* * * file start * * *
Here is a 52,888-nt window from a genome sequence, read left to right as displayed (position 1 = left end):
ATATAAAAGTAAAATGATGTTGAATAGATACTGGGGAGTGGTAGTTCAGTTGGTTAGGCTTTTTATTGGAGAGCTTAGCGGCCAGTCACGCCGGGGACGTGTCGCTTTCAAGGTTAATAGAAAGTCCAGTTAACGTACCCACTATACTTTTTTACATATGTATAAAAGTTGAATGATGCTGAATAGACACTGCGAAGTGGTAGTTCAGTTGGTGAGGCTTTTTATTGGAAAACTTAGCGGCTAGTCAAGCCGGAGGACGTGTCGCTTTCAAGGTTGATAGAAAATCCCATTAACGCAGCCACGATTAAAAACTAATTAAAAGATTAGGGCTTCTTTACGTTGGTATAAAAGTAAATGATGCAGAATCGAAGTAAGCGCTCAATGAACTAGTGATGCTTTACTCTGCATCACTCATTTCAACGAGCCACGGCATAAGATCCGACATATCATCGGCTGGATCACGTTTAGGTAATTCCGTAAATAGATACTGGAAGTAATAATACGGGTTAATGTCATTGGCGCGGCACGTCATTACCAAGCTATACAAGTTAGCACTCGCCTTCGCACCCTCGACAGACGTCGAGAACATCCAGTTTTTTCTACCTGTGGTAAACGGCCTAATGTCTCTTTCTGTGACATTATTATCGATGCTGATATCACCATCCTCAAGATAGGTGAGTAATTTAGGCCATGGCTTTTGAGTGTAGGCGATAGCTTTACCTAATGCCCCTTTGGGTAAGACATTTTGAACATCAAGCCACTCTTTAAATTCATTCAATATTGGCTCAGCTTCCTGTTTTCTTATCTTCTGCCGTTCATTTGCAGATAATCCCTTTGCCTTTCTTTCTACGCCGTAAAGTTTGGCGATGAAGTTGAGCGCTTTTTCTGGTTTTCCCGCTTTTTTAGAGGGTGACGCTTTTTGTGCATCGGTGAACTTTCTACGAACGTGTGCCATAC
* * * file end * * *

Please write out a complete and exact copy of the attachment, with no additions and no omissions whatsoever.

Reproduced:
Here is a 52,888-nt window from a genome sequence, read left to right as displayed (position 1 = left end):
ATATAAAAGTAAAATGATGTTGAATAGATACTGGGGAGTGGTAGTTCAGTTGGTTAGGCTTTTTATTGGAGAGCTTAGCGGCCAGTCACGCCGGGGACGTGTCGCTTTCAAGGTTAATAGAAAGTCCAGTTAACGTACCCACTATACTTTTTTACATATGTATAAAAGTTGAATGATGCTGAATAGACACTGCGAAGTGGTAGTTCAGTTGGTGAGGCTTTTTATTGGAAAACTTAGCGGCTAGTCAAGCCGGAGGACGTGTCGCTTTCAAGGTTGATAGAAAATCCCATTAACGCAGCCACGATTAAAAACTAATTAAAAGATTAGGGCTTCTTTACGTTGGTATAAAAGTAAATGATGCAGAATCGAAGTAAGCGCTCAATGAACTAGTGATGCTTTACTCTGCATCACTCATTTCAACGAGCCACGGCATAAGATCCGACATATCATCGGCTGGATCACGTTTAGGTAATTCCGTAAATAGATACTGGAAGTAATAATACGGGTTAATGTCATTGGCGCGGCACGTCATTACCAAGCTATACAAGTTAGCACTCGCCTTCGCACCCTCGACAGACGTCGAGAACATCCAGTTTTTTCTACCTGTGGTAAACGGCCTAATGTCTCTTTCTGTGACATTATTATCGATGCTGATATCACCATCCTCAAGATAGGTGAGTAATTTAGGCCATGGCTTTTGAGTGTAGGCGATAGCTTTACCTAATGCCCCTTTGGGTAAGACATTTTGAACATCAAGCCACTCTTTAAATTCATTCAATATTGGCTCAGCTTCCTGTTTTCTTATCTTCTGCCGTTCATTTGCAGATAATCCCTTTGCCTTTCTTTCTACGCCGTAAAGTTTGGCGATGAAGTTGAGCGCTTTTTCTGGTTTTCCCGCTTTTTTAGAGGGTGACGCTTTTTGTGCATCGGTGAACTTTCTACGAACGTGTGCCATAC